Planetary Protection

/ by Lee Billings /

Governments reconsider the risk of Near-Earth asteroid and comet impacts.

A proposed design of the LSS Telescope, which will provide panoramic coverage of the sky and help detect near-Earth objects. ©Rendering by LSST Corporation

Until very recently, the devastating 1908 explosion of a space rock over the isolated Tunguska region of Siberia was thought to be a once-in-a-millennium event. Based on comparisons to nuclear weapon blast effects, many experts estimated the Tunguska object to be 50 to 100 meters. But new simulations by Mark Boslough at Sandia National Laboratories suggest the Tunguska object was much smaller than previously believed. And since smaller near-Earth objects (NEOs) are more common than larger ones, the implication is that the gap between such impacts may be centuries rather than millennia.

“Chances are we’re not going to discover one of these before it hits,” Boslough says, pointing out that the vast number of small NEOs far outweighs the capabilities of the few surveys currently seeking them. “The good news is most of the Earth is either sparsely populated or uninhabited, so the probability a city or populated area will be hit is small. The big ones, 1 kilometer or larger, are the ones we should worry about.”

While space agencies, governments, and individuals worldwide work to develop new means to detect, and eventually prevent, an NEO disaster, the US government—though it provides the global majority of NEO research funding—is mostly paying lip-service to a risk that could threaten the survival of civilization. In 2005, the US Congress built off mandates from the 1990s, directing NASA to catalog 90 percent of potentially hazardous NEOs greater than 140 meters in diameter by the year 2020. Congress also asked NASA to study ways to deflect threatening NEOs. But burdened with completing the International Space Station and replacing the Space Shuttle fleet, NASA has yet to allot funds to the project. Stagnant science budgets also threaten the Arecibo radio telescope in Puerto Rico, the top facility for studying NEOs. Citing budgetary limitations, NSF announced last year it will defund Arecibo’s operation after 2010.

“Most Americans have faith that the federal government is doing what’s necessary to protect us against threats that could destroy our country or leave large numbers of Americans dead,” says US Representative Dana Rohrabacher, who introduced legislation last December calling for NASA to devote more resources to NEO research. “The fact that we haven’t even formulated what our reaction would be to a potential threat from space is disturbing, considering the magnitude of the risk involved. You’d think there would be a plan ready, but there isn’t.”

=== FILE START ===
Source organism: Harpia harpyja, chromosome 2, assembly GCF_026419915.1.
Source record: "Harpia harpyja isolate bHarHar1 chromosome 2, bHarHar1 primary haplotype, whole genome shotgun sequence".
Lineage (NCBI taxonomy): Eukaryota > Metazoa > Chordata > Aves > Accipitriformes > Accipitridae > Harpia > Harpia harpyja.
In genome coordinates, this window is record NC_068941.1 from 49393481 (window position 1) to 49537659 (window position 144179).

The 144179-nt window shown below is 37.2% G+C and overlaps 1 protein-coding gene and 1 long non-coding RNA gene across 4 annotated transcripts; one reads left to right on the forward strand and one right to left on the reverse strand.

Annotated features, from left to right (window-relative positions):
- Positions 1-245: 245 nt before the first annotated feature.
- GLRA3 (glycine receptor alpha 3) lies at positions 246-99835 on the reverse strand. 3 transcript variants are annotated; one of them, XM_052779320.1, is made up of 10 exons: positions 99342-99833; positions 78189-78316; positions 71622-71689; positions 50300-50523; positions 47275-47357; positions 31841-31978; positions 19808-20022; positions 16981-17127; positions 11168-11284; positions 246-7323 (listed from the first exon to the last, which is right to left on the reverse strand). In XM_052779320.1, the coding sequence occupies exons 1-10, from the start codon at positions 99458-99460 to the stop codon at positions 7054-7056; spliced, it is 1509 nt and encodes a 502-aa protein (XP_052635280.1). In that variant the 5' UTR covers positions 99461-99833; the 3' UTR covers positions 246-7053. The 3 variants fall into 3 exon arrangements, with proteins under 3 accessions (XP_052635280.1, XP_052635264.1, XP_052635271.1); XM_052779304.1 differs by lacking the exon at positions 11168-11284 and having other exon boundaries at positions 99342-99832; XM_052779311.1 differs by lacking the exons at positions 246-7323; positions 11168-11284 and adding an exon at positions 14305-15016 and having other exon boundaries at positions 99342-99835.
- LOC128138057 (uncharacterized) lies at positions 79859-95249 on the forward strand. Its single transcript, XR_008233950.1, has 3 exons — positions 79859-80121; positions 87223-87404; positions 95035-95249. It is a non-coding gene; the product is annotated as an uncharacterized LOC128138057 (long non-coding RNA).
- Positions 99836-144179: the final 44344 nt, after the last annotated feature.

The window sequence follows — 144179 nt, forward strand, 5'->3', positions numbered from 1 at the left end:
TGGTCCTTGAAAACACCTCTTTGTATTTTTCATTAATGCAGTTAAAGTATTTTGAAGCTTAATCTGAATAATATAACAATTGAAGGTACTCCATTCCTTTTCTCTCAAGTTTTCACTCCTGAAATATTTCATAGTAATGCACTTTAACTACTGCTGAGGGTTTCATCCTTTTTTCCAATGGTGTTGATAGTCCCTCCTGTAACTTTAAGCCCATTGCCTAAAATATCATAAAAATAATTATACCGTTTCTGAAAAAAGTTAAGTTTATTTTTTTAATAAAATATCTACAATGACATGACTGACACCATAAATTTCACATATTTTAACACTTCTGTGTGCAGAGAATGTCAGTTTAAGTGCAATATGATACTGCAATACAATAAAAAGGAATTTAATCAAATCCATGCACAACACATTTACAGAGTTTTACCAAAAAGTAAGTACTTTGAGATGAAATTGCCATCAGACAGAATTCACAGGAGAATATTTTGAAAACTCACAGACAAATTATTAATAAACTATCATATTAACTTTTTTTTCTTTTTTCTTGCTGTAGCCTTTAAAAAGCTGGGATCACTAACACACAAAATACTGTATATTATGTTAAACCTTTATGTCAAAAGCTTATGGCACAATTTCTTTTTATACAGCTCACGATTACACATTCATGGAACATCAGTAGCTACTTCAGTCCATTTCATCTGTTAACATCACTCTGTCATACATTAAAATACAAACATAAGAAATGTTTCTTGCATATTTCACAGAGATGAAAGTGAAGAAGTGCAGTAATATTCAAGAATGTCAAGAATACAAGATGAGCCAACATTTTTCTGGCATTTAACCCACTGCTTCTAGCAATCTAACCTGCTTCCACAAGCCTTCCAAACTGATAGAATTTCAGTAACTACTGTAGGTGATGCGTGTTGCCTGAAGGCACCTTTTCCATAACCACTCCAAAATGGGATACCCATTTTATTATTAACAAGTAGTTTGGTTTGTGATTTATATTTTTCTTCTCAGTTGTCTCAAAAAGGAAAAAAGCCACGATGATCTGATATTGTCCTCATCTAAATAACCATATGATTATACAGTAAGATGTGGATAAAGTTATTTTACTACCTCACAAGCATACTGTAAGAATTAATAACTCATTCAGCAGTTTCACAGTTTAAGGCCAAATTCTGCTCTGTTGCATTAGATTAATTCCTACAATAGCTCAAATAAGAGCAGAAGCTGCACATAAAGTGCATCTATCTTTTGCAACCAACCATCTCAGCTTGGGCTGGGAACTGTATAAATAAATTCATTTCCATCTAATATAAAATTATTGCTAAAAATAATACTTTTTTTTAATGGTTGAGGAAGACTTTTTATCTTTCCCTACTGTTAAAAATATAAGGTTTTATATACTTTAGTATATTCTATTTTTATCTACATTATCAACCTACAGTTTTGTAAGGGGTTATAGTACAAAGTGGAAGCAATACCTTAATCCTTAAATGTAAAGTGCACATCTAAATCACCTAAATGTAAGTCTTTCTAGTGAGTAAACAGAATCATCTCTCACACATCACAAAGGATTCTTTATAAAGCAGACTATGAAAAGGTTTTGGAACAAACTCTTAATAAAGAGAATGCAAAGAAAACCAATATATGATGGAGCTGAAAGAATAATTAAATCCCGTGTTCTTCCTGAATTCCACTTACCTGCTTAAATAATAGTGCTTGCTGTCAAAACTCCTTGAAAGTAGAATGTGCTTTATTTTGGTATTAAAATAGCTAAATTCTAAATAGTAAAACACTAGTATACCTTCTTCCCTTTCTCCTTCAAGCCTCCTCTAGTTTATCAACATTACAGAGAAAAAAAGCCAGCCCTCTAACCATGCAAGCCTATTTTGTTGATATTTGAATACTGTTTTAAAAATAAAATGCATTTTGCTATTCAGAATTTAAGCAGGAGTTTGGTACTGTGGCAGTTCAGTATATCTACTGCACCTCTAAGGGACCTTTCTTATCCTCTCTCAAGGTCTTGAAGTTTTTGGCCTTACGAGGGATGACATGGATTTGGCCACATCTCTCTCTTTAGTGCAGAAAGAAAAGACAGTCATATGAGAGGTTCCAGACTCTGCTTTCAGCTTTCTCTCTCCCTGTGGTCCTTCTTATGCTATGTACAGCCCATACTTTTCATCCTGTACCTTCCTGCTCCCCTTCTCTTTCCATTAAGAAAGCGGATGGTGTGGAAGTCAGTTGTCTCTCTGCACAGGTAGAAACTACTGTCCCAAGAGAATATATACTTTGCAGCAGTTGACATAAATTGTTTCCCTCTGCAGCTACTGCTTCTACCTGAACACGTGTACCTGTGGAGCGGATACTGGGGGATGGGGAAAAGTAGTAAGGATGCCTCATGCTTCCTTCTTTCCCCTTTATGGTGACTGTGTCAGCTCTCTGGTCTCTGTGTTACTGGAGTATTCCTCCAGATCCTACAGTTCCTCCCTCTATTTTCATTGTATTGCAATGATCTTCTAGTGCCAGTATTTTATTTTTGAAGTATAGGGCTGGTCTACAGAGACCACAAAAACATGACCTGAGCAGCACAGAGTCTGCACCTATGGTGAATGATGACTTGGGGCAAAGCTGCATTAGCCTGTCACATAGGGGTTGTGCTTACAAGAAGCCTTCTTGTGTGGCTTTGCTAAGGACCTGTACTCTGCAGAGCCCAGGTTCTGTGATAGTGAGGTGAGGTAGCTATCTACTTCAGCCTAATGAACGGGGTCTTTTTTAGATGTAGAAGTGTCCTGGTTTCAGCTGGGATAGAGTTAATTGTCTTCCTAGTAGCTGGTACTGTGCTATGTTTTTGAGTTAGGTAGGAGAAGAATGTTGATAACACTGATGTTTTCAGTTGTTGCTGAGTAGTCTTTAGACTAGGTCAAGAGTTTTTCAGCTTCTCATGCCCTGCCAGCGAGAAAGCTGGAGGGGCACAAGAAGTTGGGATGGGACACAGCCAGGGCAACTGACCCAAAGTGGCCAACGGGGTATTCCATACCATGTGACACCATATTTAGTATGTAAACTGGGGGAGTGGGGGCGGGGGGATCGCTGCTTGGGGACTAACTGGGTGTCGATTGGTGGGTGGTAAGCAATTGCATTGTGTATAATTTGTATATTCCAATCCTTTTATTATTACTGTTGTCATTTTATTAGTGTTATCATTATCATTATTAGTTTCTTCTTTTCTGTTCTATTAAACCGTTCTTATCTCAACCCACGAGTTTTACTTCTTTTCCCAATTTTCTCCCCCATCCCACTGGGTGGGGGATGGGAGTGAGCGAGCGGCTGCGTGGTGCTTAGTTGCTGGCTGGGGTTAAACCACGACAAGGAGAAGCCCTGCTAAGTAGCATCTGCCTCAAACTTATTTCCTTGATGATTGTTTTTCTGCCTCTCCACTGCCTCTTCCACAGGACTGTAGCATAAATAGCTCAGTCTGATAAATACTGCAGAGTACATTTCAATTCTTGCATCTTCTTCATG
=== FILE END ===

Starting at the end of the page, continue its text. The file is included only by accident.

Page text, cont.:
Increasingly, coordinated private efforts are working to fill the gap in Earth’s NEO defenses. Motivated in part by the upcoming US presidential election, leading space scientists recently attended an invite-only workshop at Stanford University to discuss shifting NASA’s priorities away from a return to the Moon and toward manned missions to NEOs. And the B612 Foundation, a group co-founded by Apollo astronaut Rusty Schweickart, is gathering funds to test deflection strategies on an NEO by 2015. Earlier this year, Microsoft alumni Bill Gates and Charles Simonyi donated a combined $30 million to the Large Synoptic Survey Telescope (LSST), keeping it on track for first light in 2014. One of LSST’s chief missions is to detect and catalog NEOs. As for Arecibo, Jim Cordes, a Cornell astronomer who frequently works at the observatory, says that in the absence of government funding, a consortium of universities may have to step in to fund the facility’s operations beyond 2010.

Schweickart summarized what’s at stake in a prepared statement at a November 2007 Capitol Hill hearing, where NASA and Congress clashed over how to address the NEO threat: “If we live up to our responsibility, if we wisely use our amazing technology, and if we are mature enough, as a nation and as a community of nations, there may never again be a substantially damaging asteroid impact on the Earth. We have the ability to make ourselves safe from cosmic extinction. If we cannot manage to meet this challenge, we will, in my opinion, have failed to meet our evolutionary responsibility.”

Originally published April 16, 2008

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